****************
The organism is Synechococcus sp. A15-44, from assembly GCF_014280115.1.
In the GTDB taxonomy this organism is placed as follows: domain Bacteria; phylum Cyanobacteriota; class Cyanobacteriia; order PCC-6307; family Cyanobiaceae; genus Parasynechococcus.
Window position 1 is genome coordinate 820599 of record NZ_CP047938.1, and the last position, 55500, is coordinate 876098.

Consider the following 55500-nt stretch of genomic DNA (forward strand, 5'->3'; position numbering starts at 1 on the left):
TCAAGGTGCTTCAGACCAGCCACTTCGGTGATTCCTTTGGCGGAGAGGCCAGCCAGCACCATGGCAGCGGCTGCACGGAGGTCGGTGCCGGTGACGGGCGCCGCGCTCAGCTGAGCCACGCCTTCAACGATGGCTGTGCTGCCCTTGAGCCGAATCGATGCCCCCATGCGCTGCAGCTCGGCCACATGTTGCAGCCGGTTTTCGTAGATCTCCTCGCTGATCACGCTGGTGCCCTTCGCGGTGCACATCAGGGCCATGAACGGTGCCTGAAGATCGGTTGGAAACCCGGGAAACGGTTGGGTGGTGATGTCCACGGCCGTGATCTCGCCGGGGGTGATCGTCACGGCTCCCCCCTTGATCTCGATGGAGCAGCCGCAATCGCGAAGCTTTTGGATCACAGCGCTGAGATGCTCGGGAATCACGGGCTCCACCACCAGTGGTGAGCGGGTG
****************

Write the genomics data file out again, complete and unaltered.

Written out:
The organism is Synechococcus sp. A15-44, from assembly GCF_014280115.1.
In the GTDB taxonomy this organism is placed as follows: domain Bacteria; phylum Cyanobacteriota; class Cyanobacteriia; order PCC-6307; family Cyanobiaceae; genus Parasynechococcus.
Window position 1 is genome coordinate 820599 of record NZ_CP047938.1, and the last position, 55500, is coordinate 876098.

Consider the following 55500-nt stretch of genomic DNA (forward strand, 5'->3'; position numbering starts at 1 on the left):
TCAAGGTGCTTCAGACCAGCCACTTCGGTGATTCCTTTGGCGGAGAGGCCAGCCAGCACCATGGCAGCGGCTGCACGGAGGTCGGTGCCGGTGACGGGCGCCGCGCTCAGCTGAGCCACGCCTTCAACGATGGCTGTGCTGCCCTTGAGCCGAATCGATGCCCCCATGCGCTGCAGCTCGGCCACATGTTGCAGCCGGTTTTCGTAGATCTCCTCGCTGATCACGCTGGTGCCCTTCGCGGTGCACATCAGGGCCATGAACGGTGCCTGAAGATCGGTTGGAAACCCGGGAAACGGTTGGGTGGTGATGTCCACGGCCGTGATCTCGCCGGGGGTGATCGTCACGGCTCCCCCCTTGATCTCGATGGAGCAGCCGCAATCGCGAAGCTTTTGGATCACAGCGCTGAGATGCTCGGGAATCACGGGCTCCACCACCAGTGGTGAGCGGGTG